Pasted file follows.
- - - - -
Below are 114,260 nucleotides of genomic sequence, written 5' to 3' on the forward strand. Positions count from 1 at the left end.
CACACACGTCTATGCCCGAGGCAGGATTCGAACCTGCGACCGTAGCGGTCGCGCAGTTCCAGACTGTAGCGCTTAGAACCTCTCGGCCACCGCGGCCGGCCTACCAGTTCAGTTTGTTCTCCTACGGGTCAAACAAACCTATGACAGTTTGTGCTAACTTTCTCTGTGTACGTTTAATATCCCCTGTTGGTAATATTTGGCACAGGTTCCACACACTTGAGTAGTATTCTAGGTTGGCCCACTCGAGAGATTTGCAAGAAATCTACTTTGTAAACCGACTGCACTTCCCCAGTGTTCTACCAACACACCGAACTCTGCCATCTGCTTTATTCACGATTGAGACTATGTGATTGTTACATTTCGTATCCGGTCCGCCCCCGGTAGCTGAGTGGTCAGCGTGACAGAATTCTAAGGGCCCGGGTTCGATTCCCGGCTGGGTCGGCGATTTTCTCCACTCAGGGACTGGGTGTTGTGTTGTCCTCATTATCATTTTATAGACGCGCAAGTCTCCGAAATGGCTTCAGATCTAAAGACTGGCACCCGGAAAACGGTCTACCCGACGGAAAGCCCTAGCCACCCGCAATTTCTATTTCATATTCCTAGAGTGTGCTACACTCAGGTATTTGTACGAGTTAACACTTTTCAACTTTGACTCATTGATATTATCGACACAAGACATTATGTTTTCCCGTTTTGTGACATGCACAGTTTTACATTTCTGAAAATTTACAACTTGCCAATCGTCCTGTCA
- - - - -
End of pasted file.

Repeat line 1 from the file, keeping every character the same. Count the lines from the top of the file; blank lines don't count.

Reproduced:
Below are 114,260 nucleotides of genomic sequence, written 5' to 3' on the forward strand. Positions count from 1 at the left end.